Residents and visitors can gain a fascinating insight into mental health care in Staffordshire going back to the early 19th century.
The Brampton Museum is hosting a major touring exhibition which explores the history of the county’s three mental asylums between 1818 and 1960 and what life was like for patients and staff.
“A Case for the Ordinary: Staffordshire’s asylums and the patient experience” is the culmination of a two-year research project – funded by the Wellcome Trust and carried out by Staffordshire County Council’s Archives and Heritage Service – based on historic patient case records transferred by local health authorities relating to former asylums in Stafford, later named St. George’s Hospital; Burntwood, subsequently known as St. Michael’s Hospital and Cheddleton which was later called St. Edward’s Hospital.
The exhibition tells the stories of patients such as Arthur whose struggle with mental illness following the tragic deaths of his children quickly led to the end of his career and the separation of a family.
Viewers can learn more about different topics such as treatments, buildings, personal letters, social life and asylums in wartime. They can also listen to work created by poet Sara Levy in response to notes, photographs, correspondence and ephemera. Objects on display preserved from the asylums include a nurse’s uniform, wooden laundry basket, electro convulsive therapy equipment, tokens and a cornet.
The free exhibition runs in the new Jim Wain Courtyard Gallery until Sunday, 3 July.
Council Leader Simon Tagg said: “The Brampton Museum is proud to host this excellent touring exhibition. It’s fantastic that extensive patient records from the county council’s archives – from 1818 through to the early NHS – have been used to create an extremely interesting, valuable and poignant display showing what life was like in asylums for ordinary men and women from all over Staffordshire. Mental health is an important subject so it’s great to discover people’s stories and understand our medical and social history.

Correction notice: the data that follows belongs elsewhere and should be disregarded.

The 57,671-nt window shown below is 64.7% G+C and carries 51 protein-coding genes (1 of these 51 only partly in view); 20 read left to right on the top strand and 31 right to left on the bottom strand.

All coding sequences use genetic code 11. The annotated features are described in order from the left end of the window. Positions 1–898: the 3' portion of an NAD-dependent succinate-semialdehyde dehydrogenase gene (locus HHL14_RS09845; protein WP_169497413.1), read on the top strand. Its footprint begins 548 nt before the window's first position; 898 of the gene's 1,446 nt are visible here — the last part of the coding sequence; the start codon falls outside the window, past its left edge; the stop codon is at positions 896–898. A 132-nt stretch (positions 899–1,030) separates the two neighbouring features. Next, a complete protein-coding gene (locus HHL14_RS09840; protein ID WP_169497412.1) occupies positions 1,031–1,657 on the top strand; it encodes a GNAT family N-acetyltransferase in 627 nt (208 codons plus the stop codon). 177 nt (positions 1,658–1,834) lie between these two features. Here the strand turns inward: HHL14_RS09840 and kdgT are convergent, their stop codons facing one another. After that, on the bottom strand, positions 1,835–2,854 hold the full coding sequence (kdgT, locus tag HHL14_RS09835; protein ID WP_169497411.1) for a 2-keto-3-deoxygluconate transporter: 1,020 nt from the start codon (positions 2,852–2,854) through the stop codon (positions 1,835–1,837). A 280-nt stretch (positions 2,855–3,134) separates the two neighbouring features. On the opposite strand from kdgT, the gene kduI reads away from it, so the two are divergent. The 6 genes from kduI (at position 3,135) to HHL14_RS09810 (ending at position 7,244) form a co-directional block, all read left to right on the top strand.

“I’m also really pleased to see yet another brilliant exhibition in the museum’s new art gallery. The recent redevelopment – which also includes an events room and a café overlooking the picturesque park – was all about attracting diverse audiences and creating more enjoyable experiences. Following a hugely successful exhibition celebrating local artist Arthur Berry’s life, work and legacy followed by an eclectic display of artwork created by female artists with close links to the borough and now this, it’s safe to say we have hit the ground running.”
Victoria Wilson, Cabinet Member with responsibility for the Archives Service at Staffordshire County Council, added: “This is a fascinating project that is helping shine a light and helping us better understand mental health in the Victorian era. The records are amazing and have helped us retell the stories of ordinary men, women and children caught up in the mental health system at the time. They also give us a first-hand account from the medical staff working in the asylums.”
Volunteers and researchers – supported by academics from Keele and Birmingham Universities with input from former mental health care professionals – have catalogued the records and produced a searchable database of early ones dating from 1818 to 1920.
The research is available through a project blog which looks in more detail at individual